Rep. Carolyn B. Maloney (D-NY), along with Rep. Allyson Schwartz (D-PA) today introduced the "Prepare All Kids Act," which would help states provide voluntary high quality pre-kindergarten programs that will prepare children-- particularly low-income children-- for a successful start in elementary school. The bill is the House companion to S. 502, introduced by Sen. Robert Casey (D-PA) earlier this month.
"The sooner children begin learning; the more opportunities are available to them down the road. We need to do what we can to ensure that all children have access to early education," Rep. Maloney said. "This kind of program will reap rewards for all generations as we invest in our children and, through them, in our futures. Research has shown that for every dollar invested in high quality prekindergarten, up to $7 can be saved in other costs, including crime and welfare."
"High-quality early education puts children on a path to succeed academically and in life," said Congresswoman Allyson Schwartz. "In order to have a skilled workforce for the 21st century, we must ensure that education is a priority. Research has proven how vital investment in early education is to ensuring that no child starts school behind, and that is why this bill is so important to families in Pennsylvania and nationwide."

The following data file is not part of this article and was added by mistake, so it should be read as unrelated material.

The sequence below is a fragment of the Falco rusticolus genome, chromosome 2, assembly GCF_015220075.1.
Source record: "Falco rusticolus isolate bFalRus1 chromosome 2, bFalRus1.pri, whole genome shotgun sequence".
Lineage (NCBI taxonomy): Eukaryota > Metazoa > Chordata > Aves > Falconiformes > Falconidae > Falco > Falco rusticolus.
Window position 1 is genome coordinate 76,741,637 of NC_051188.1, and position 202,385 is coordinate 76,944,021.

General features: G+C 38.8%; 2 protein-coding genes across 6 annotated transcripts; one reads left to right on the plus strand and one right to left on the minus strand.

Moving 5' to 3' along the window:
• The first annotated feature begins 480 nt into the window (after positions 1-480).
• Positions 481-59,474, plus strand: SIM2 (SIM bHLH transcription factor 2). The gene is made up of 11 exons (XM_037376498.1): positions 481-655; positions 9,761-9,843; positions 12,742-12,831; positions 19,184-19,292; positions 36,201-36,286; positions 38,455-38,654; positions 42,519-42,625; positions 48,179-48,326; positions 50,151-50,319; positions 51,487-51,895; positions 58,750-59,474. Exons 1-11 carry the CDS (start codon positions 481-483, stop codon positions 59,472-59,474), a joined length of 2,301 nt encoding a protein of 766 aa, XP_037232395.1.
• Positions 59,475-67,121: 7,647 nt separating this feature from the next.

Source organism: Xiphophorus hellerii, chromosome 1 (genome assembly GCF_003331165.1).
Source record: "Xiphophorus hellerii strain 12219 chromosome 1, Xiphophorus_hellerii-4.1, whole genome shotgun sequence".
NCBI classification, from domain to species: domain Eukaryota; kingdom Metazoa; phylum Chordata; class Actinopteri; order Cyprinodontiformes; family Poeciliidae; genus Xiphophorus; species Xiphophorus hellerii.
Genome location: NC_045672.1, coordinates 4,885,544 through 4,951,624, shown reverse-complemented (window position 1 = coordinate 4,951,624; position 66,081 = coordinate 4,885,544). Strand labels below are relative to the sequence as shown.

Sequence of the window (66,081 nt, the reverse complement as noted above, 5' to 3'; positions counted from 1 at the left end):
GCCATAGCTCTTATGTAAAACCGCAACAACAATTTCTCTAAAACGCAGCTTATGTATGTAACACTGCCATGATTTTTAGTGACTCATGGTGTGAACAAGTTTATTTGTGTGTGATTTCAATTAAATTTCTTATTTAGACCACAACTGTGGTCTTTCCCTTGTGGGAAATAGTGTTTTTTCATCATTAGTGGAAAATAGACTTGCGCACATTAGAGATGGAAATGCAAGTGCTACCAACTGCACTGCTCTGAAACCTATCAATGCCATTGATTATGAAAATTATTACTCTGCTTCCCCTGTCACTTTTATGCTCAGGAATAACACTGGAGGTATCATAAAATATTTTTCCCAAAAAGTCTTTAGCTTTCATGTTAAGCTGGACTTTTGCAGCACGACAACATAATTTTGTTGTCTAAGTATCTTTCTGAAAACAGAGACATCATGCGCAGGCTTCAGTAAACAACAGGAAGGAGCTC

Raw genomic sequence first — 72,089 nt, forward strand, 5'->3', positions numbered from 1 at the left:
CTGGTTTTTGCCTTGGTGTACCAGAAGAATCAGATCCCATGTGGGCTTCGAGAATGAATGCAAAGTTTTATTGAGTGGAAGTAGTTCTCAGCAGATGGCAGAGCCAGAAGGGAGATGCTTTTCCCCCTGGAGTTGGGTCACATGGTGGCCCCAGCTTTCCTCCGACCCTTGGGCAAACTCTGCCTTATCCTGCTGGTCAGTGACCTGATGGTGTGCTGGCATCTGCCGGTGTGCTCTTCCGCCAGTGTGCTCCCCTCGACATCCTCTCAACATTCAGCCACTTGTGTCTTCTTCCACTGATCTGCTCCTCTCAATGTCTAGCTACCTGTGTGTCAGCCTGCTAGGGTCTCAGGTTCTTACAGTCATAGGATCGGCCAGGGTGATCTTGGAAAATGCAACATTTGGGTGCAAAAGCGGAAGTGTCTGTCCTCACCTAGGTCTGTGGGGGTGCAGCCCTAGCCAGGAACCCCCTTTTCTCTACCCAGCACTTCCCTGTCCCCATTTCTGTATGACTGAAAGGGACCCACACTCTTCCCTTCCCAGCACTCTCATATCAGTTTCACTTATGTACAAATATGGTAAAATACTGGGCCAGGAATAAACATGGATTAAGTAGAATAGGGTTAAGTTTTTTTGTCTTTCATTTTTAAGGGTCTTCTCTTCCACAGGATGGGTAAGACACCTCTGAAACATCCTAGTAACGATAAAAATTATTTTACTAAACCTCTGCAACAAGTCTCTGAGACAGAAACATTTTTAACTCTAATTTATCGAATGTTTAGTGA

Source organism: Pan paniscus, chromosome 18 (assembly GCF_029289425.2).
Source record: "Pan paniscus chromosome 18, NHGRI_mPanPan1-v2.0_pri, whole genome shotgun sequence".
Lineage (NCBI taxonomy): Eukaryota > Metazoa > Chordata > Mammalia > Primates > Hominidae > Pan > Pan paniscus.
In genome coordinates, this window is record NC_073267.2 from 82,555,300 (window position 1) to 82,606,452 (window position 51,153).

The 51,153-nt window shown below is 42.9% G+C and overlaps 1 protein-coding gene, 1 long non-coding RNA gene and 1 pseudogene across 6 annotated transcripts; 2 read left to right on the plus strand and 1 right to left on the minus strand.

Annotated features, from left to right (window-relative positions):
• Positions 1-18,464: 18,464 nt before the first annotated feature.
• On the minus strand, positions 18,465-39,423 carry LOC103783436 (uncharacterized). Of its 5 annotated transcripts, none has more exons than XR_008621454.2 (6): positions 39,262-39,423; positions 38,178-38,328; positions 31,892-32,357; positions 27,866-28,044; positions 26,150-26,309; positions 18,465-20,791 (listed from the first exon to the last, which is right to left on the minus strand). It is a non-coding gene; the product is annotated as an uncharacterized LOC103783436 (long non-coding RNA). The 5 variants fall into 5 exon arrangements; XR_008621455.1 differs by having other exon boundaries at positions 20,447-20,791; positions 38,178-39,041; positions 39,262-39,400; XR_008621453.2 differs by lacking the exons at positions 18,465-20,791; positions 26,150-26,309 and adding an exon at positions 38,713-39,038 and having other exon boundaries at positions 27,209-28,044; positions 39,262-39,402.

The bill will:
- Create a grant program under the Department of Education to providing funding for States to take part in full-day and year-round prekindergarten programs;
- Meet the needs of children and working parents -- specifically low income families -- by providing specific funding for states to serve infants and toddlers, from birth to age three;
- In order for states to take part in this grant program they must meet the following qualifications:
* Ensure high quality learning, by requiring prekindergarten programs to utilize a research-based curriculum that supports children's cognitive, social, emotional and physical development and individual learning styles;
* Ensure high quality education, by limiting classroom size to a maximum of 20 children and children-to-teacher ratios of no more than 10:1 and requiring that prekindergarten teachers have bachelor's degrees.